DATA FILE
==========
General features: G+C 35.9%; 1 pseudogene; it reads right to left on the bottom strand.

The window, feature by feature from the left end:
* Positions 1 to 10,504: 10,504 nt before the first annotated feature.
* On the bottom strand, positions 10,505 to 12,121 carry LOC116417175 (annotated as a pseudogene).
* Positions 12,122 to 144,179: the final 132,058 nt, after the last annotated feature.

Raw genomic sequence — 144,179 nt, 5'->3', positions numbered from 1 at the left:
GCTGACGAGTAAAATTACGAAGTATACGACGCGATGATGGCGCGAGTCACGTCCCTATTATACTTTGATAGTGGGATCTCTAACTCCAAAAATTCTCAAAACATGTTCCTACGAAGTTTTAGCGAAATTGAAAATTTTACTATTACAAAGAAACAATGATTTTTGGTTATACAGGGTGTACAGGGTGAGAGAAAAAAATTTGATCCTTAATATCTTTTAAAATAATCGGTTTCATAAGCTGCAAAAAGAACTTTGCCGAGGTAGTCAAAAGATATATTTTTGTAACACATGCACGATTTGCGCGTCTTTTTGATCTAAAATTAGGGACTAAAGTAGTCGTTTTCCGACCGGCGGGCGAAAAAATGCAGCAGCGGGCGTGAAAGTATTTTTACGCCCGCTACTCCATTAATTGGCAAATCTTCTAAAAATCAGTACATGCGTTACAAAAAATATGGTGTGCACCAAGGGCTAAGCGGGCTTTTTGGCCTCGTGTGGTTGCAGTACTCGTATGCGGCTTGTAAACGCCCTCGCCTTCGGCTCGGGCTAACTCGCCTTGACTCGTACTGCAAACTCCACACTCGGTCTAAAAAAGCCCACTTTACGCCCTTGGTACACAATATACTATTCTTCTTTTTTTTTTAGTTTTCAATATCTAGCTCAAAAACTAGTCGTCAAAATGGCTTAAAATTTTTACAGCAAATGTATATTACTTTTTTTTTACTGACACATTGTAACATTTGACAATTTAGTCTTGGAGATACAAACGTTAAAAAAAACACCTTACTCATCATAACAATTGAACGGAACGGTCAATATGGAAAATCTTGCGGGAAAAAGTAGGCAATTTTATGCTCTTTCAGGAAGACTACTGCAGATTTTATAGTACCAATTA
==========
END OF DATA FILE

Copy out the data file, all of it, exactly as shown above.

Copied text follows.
General features: G+C 35.9%; 1 pseudogene; it reads right to left on the bottom strand.

The window, feature by feature from the left end:
* Positions 1 to 10,504: 10,504 nt before the first annotated feature.
* On the bottom strand, positions 10,505 to 12,121 carry LOC116417175 (annotated as a pseudogene).
* Positions 12,122 to 144,179: the final 132,058 nt, after the last annotated feature.

Raw genomic sequence — 144,179 nt, 5'->3', positions numbered from 1 at the left:
GCTGACGAGTAAAATTACGAAGTATACGACGCGATGATGGCGCGAGTCACGTCCCTATTATACTTTGATAGTGGGATCTCTAACTCCAAAAATTCTCAAAACATGTTCCTACGAAGTTTTAGCGAAATTGAAAATTTTACTATTACAAAGAAACAATGATTTTTGGTTATACAGGGTGTACAGGGTGAGAGAAAAAAATTTGATCCTTAATATCTTTTAAAATAATCGGTTTCATAAGCTGCAAAAAGAACTTTGCCGAGGTAGTCAAAAGATATATTTTTGTAACACATGCACGATTTGCGCGTCTTTTTGATCTAAAATTAGGGACTAAAGTAGTCGTTTTCCGACCGGCGGGCGAAAAAATGCAGCAGCGGGCGTGAAAGTATTTTTACGCCCGCTACTCCATTAATTGGCAAATCTTCTAAAAATCAGTACATGCGTTACAAAAAATATGGTGTGCACCAAGGGCTAAGCGGGCTTTTTGGCCTCGTGTGGTTGCAGTACTCGTATGCGGCTTGTAAACGCCCTCGCCTTCGGCTCGGGCTAACTCGCCTTGACTCGTACTGCAAACTCCACACTCGGTCTAAAAAAGCCCACTTTACGCCCTTGGTACACAATATACTATTCTTCTTTTTTTTTTAGTTTTCAATATCTAGCTCAAAAACTAGTCGTCAAAATGGCTTAAAATTTTTACAGCAAATGTATATTACTTTTTTTTTACTGACACATTGTAACATTTGACAATTTAGTCTTGGAGATACAAACGTTAAAAAAAACACCTTACTCATCATAACAATTGAACGGAACGGTCAATATGGAAAATCTTGCGGGAAAAAGTAGGCAATTTTATGCTCTTTCAGGAAGACTACTGCAGATTTTATAGTACCAATTA